Rocket Factory Augsburg (RFA) has signed a multi-year deal with the SaxaVord spaceport, being built in Unst, for the first launch of its satellite-carrying rockets. After testing at the site in mid-2023, it hopes to launch to a 500km orbit by the end of the year.

Because of the failure of the Virgin Orbit launch from Cornwall earlier this week, the honor of being the first orbital launch from within the United Kingdom remains ungrabbed. Both SaxaVord and Spaceport Sutherland, also in Scotland but at a different location, are now competing for that honor. Both now have planned launches this year, assuming the Civil Aviation Authority of the UK can issue a permit in less than fifteen months.

Meanwhile, Rocket Factory is competing with two other German startups for the honor of being the first commercial private European rocket company to reach orbit.

Rocket Factory Augsburg signs deal to use German engine test facility

Rocket Factory Augsburg (RFA), one of three German rocket startups pushing to begin test launches next year, has signed a contract with Germany’s aerospace agency DLR to use of its engine test facility for static fire tests of its Helix engine.

RFA announced the deal at the Space Tech Expo Europe in Bremen, Germany, Nov. 16, which will allow RFA to use the P2.4 test site in Lampoldshausen. DLR provides the basic infrastructure while RFA brings its own test stand and supporting infrastructure.

Test stands in Lampoldshausen have so far only been used by DLR, the European Space Agency and ArianeGroup.

The new test stand will add to RFA engine testing capacity already established in Esrange in northern Sweden, where the company has been conducting testing on the Helix engine for the RFA One launcher. Testing will continue in Sweden but the new development simplifies logistics and bureaucracy related to import and export rules. [emphasis mine]

The highlighted sentence is the news. The German government has decided to break the monopoly held by government related operations of these facilities, and open up their use to private independent commercial companies.

RFA says it already has a dozen customers, and hopes to begin commercial launches by ’24.

German rocket startup unveils 2nd stage

The German rocket startup Rocket Factory Augsburg this week unveiled the second stage of its planned rocket, with its Helix engine attached.

This second stage will be used for engine tests in Sweden.

“The campaign will feature three main tests: The first test will last a few seconds, followed by one for around 10 seconds, then the full flight duration. Every engine is acceptance tested. Then each engine is fired a second time during stage acceptance and then started a third time for flight. We have already proven that we can fire the same engine 3x without switching out components with our long-duration hot-fire campaign. Now we want to repeat that achievement with a full upper stage.”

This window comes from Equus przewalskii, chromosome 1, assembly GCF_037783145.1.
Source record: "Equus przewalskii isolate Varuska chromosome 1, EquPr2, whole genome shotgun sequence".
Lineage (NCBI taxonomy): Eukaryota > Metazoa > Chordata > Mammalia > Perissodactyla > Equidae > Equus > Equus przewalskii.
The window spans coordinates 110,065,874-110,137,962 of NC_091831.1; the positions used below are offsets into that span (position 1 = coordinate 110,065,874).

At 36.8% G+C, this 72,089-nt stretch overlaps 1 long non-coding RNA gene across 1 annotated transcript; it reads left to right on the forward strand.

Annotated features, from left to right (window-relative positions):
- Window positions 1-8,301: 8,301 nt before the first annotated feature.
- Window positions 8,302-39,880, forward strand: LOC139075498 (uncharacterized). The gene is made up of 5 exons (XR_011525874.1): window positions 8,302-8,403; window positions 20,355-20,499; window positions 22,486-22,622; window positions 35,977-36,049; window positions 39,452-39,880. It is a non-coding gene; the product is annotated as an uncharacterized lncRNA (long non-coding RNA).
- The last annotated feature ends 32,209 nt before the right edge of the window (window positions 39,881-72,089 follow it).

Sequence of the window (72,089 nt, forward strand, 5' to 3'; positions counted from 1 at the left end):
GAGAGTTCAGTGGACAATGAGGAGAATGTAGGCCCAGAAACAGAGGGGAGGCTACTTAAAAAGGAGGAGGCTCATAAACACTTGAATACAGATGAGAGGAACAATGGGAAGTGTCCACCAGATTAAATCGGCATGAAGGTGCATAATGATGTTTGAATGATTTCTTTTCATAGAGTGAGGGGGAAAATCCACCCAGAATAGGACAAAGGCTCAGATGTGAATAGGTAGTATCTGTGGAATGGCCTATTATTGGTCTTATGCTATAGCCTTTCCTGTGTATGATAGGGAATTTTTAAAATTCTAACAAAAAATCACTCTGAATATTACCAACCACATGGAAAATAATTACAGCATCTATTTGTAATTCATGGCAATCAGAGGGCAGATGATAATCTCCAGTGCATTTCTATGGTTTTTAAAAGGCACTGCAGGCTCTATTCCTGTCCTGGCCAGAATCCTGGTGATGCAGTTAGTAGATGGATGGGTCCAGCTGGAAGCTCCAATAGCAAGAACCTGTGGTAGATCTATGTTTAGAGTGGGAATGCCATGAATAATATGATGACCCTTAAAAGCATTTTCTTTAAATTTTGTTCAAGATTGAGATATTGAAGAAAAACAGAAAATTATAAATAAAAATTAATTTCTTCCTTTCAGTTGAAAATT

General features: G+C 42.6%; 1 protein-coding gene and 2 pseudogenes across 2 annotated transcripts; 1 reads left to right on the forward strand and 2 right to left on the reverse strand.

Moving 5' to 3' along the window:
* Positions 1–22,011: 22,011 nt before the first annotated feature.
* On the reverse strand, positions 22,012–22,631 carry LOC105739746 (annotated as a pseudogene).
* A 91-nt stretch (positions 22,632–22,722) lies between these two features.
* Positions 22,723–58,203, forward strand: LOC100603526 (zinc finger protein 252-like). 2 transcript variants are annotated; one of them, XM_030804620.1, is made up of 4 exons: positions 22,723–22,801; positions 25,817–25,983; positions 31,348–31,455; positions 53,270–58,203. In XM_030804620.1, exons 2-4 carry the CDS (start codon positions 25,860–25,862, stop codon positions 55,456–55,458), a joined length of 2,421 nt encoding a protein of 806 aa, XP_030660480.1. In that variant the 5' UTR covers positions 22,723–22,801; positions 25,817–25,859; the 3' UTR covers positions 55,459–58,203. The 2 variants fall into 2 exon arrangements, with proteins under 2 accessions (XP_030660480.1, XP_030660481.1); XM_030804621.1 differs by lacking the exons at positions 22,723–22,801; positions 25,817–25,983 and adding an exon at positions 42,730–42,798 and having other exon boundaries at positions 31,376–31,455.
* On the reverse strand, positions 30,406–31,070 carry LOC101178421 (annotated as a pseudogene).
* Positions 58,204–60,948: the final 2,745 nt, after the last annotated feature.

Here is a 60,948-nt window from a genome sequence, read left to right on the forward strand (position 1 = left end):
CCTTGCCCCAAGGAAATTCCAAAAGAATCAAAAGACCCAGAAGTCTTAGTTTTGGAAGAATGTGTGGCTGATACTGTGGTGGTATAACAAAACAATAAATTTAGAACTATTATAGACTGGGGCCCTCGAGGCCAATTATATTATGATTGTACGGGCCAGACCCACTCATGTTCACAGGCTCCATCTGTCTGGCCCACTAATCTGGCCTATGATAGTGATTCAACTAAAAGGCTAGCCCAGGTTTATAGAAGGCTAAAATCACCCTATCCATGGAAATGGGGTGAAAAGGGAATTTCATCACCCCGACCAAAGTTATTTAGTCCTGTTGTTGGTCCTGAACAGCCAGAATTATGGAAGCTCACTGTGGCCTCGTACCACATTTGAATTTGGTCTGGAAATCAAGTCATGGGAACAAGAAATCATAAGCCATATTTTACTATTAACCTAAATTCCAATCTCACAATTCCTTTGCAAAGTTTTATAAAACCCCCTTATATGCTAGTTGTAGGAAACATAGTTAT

The company hopes to use this stage in the first orbital test flight of its RFA-1 rocket, targeting a launch late next year. That rocket will use nine more Helix engines in its first stage, and will thus be able to put into orbit slightly more mass than Firefly’s Alpha rocket or payload.

German rocket company successfully tests first stage to failure

Capitalism in space: The German startup rocket company Rocket Factory Augsburg has successfully completed a tank pressure test of its rocket’s core first stage, testing that stage to failure.

The German startup Rocket Factory Augsburg, or RFA, has concluded another test of their RFA One rocket. In the test, the company performed a destructive cryogenic pressure test of their first stage prototype. The company has shown a video in which the prototype stage broke apart after it was fueled with cryogenic nitrogen to test the quality of the welds and determine the pressure at which the structure fails.

The milestone is the latest for the company which is aiming to develop a reusable launch vehicle for small payloads. The first flight of RFA One is currently slated for late 2022, following more testing and development.

The video of the test, with a dramatic soundtrack (as has sadly become the practice today since all life always has its own soundtrack) can be seen at the link.

This company is one of three German private rocket startups vying to enter the smallsat launch market — Isar, RFA, and HyImpulse — with two hoping to make their first launch next year.